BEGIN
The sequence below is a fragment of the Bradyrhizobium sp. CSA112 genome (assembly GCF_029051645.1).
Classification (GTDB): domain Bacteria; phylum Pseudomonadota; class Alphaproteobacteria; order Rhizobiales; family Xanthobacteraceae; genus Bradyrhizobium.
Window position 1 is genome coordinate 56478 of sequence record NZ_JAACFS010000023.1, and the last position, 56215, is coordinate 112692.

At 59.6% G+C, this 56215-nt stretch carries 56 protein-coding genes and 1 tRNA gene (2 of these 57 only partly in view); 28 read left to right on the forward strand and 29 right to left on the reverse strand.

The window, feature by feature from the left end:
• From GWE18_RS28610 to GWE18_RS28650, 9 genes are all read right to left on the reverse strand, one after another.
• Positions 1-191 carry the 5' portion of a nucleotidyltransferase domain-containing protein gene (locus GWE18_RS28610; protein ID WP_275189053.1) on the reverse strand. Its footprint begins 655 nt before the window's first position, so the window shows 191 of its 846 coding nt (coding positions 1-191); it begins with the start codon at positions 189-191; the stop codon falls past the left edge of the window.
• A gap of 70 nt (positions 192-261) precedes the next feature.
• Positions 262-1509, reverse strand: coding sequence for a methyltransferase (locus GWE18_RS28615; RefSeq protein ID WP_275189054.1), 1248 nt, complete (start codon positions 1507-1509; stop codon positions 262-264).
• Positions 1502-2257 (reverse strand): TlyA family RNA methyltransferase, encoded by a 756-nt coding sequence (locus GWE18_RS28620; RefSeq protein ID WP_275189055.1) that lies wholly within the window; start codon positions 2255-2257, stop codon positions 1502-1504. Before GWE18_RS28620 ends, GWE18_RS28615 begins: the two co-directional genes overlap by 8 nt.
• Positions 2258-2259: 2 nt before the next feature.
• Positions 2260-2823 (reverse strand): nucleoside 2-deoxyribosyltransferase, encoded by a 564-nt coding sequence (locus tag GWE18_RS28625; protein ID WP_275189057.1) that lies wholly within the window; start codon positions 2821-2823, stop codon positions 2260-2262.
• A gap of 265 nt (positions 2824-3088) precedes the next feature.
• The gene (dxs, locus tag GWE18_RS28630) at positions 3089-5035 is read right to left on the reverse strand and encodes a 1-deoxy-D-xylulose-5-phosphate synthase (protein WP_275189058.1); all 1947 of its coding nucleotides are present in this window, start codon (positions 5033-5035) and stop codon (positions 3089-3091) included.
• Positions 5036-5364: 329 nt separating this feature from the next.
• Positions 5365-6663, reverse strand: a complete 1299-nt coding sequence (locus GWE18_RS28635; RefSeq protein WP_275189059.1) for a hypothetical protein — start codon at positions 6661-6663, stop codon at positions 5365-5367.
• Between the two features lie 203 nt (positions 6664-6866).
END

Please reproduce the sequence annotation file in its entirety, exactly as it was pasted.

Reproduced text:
The sequence below is a fragment of the Bradyrhizobium sp. CSA112 genome (assembly GCF_029051645.1).
Classification (GTDB): domain Bacteria; phylum Pseudomonadota; class Alphaproteobacteria; order Rhizobiales; family Xanthobacteraceae; genus Bradyrhizobium.
Window position 1 is genome coordinate 56478 of sequence record NZ_JAACFS010000023.1, and the last position, 56215, is coordinate 112692.

At 59.6% G+C, this 56215-nt stretch carries 56 protein-coding genes and 1 tRNA gene (2 of these 57 only partly in view); 28 read left to right on the forward strand and 29 right to left on the reverse strand.

The window, feature by feature from the left end:
• From GWE18_RS28610 to GWE18_RS28650, 9 genes are all read right to left on the reverse strand, one after another.
• Positions 1-191 carry the 5' portion of a nucleotidyltransferase domain-containing protein gene (locus GWE18_RS28610; protein ID WP_275189053.1) on the reverse strand. Its footprint begins 655 nt before the window's first position, so the window shows 191 of its 846 coding nt (coding positions 1-191); it begins with the start codon at positions 189-191; the stop codon falls past the left edge of the window.
• A gap of 70 nt (positions 192-261) precedes the next feature.
• Positions 262-1509, reverse strand: coding sequence for a methyltransferase (locus GWE18_RS28615; RefSeq protein ID WP_275189054.1), 1248 nt, complete (start codon positions 1507-1509; stop codon positions 262-264).
• Positions 1502-2257 (reverse strand): TlyA family RNA methyltransferase, encoded by a 756-nt coding sequence (locus GWE18_RS28620; RefSeq protein ID WP_275189055.1) that lies wholly within the window; start codon positions 2255-2257, stop codon positions 1502-1504. Before GWE18_RS28620 ends, GWE18_RS28615 begins: the two co-directional genes overlap by 8 nt.
• Positions 2258-2259: 2 nt before the next feature.
• Positions 2260-2823 (reverse strand): nucleoside 2-deoxyribosyltransferase, encoded by a 564-nt coding sequence (locus tag GWE18_RS28625; protein ID WP_275189057.1) that lies wholly within the window; start codon positions 2821-2823, stop codon positions 2260-2262.
• A gap of 265 nt (positions 2824-3088) precedes the next feature.
• The gene (dxs, locus tag GWE18_RS28630) at positions 3089-5035 is read right to left on the reverse strand and encodes a 1-deoxy-D-xylulose-5-phosphate synthase (protein WP_275189058.1); all 1947 of its coding nucleotides are present in this window, start codon (positions 5033-5035) and stop codon (positions 3089-3091) included.
• Positions 5036-5364: 329 nt separating this feature from the next.
• Positions 5365-6663, reverse strand: a complete 1299-nt coding sequence (locus GWE18_RS28635; RefSeq protein WP_275189059.1) for a hypothetical protein — start codon at positions 6661-6663, stop codon at positions 5365-5367.
• Between the two features lie 203 nt (positions 6664-6866).